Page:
Show me the books he loves and I shall know the man far better than through mortal friends - Silas Weir MitchellStephan is one of my LiveJournal friends, and also a judge for the Rainbow Awards. Not yet a published author, I believe we will see soon maybe an historical essay? In any case, Stefan's list is for sure an interesting dig for new "out of the ordinary" books.
Stephan Schmetterling's Inside Reader List
1) The German Officer's Boy by Harlan Greene. "A highly original and compassionate account of how the fires of a forbidden love engulfed Europe. Harlan Greene has brought to life 'the boy who started World War II' in a headlong narrative both tender and terrifying." - Katherine Govier. I read this is in one evening- that is how utterly amazing this book was.
Hardcover: 216 pages
Publisher: University of Wisconsin Press; 1 edition (February 1, 2005)
Publisher Link: http://www.uwpress.wisc.edu/books/2817.htm
Amazon: The German Officer's Boy
Prelude to Kristallnacht: desire and duty collide in a dangerous love story. What really happened that afternoon in November 1938, when the young Polish Jew walked into the German embassy in Paris and shots rang out? The immediate consequence was concrete: Nazis in Germany retaliated with the "Night of Broken Glass," recognized as the beginning of the Holocaust. Lost and overlooked in the aftermath is the arresting story of Herschel Grynszpan, the confused teenager whose murder of Ernst vom Rath was used to justify Kristallnacht. In this historical novel, award-winning writer Harlan Greene may be the first author to take the Polish Jew at his word. Historians have tried to explain away Herschel Grynszpan's claim that he was involved in a love affair with vom Rath; Greene, instead, traces the lives of the underprivileged and persecuted Herschel Grynszpan and the wealthy German diplomat Ernst vom Rath as they move inevitably towards their ill-fated affair. In spare, vivid, and compelling prose, Greene imagines their world, their relationship, and their last horrific encounter, as they tried to wrest love and meaning from a world that would itself soon disappear in a whirlwind of disaster and madness.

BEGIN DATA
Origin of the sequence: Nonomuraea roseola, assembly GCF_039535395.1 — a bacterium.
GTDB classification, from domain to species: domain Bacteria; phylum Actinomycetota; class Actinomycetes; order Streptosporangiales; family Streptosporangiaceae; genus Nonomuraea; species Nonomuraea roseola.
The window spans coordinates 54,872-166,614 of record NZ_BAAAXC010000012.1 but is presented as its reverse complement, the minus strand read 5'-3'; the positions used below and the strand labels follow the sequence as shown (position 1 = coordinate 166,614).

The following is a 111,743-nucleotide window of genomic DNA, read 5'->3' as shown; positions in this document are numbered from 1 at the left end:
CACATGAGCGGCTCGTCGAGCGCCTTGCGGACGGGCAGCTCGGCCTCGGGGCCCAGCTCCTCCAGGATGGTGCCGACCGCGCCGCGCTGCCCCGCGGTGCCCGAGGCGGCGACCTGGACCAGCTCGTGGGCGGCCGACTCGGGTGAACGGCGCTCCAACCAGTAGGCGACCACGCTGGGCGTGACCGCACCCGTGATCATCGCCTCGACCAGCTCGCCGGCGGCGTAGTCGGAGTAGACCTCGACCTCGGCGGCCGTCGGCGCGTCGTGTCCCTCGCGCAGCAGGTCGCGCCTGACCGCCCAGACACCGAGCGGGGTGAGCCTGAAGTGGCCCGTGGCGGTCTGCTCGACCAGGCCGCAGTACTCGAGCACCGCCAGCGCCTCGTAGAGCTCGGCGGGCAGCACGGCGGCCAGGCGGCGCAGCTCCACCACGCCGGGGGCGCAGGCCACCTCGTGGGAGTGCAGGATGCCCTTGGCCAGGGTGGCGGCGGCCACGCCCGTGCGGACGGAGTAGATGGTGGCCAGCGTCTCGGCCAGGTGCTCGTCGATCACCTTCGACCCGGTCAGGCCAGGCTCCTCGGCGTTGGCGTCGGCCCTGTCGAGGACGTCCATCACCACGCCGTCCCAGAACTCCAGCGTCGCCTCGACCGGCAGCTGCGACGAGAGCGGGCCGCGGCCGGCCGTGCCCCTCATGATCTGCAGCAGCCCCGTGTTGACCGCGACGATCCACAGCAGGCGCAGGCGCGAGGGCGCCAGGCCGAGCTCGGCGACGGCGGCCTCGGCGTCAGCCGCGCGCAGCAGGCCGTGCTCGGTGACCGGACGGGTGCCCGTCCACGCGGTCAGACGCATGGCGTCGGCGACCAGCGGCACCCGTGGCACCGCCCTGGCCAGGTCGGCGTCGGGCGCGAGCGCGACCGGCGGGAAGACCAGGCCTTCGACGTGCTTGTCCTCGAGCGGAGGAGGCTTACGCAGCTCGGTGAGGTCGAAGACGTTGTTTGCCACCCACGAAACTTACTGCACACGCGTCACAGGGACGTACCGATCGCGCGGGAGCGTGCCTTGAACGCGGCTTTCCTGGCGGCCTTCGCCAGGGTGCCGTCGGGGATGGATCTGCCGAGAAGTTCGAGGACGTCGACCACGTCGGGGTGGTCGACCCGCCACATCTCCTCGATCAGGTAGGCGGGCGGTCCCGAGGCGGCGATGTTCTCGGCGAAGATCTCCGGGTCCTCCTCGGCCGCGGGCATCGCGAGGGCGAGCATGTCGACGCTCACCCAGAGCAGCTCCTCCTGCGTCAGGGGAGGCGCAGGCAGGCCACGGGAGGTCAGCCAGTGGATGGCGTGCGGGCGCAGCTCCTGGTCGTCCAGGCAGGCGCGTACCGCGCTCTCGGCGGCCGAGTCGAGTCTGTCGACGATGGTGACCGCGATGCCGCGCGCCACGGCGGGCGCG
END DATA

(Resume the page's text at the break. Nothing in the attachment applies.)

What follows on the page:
"In the room he heard a shout. Of joy? Recognition? . . . He flung the paper down and ran, pushing the door open, ready to shout, but stopped when he saw the blood on the carpet and the pale blond man thrashing on the floor.
And then there was the boy. Never before had Nagorka seen such an expression. The young man looked up, distraught and horrified from beneath his tousled hair and dark brows, his eyes circles of fear. The gun fell from his hand."—excerpt from The German Officer's Boy
2) Full Circle by Mike Seabrook. This book has it all for me: military/historical accuracy, great characters, beautiful love story, and the most tragically ironic ending I have ever read.
Paperback: 235 pages
Publisher: Gay Men's Press (March 1997)
Publisher Link: http://www.gmppubs.co.uk/cgi-bin/web_store/web_store.cgi
Amazon: Full Circle
An RAF bomb-aimer in World War Two, shot down over the Atlantic, Brian Hales has already had to overcome a crisis of conscience when his lover Ronnie ended their relationship and went to prison as a pacifist. The risks of attempted escape are his next hurdle, bringing him into conflict with his superior officers in the prisoner-of-war camp where he eventually finds himself. But his most disturbing experience is still to come, when he finds himself falling in love with a young German guard. Praised by London's Gay Times for his "psychologically spot-on narratives", Mike Seabrook has brought his keen insight for personal relations in an all-male world to bear on the complexities of friendship with the enemy.
3) Boy I Love by Marion Husband. Normally, I can't stand the standard happy endings that accompany romances. I prefer more realistic or tragic endings. I'm just odd that way. That said, this book delivered on the realism I so wanted and yet, it so tugged at my heart-strings that I actually WANTED one of those happily ever afters for the star couple. That is how much I fell in love with characters and with story.
Paperback: 276 pages
Publisher: Accent Press, Ltd. (April 25, 2009)
Publisher Link: http://www.accentpress.co.uk/category-3/9781905170005.html
Amazon: Boy I Love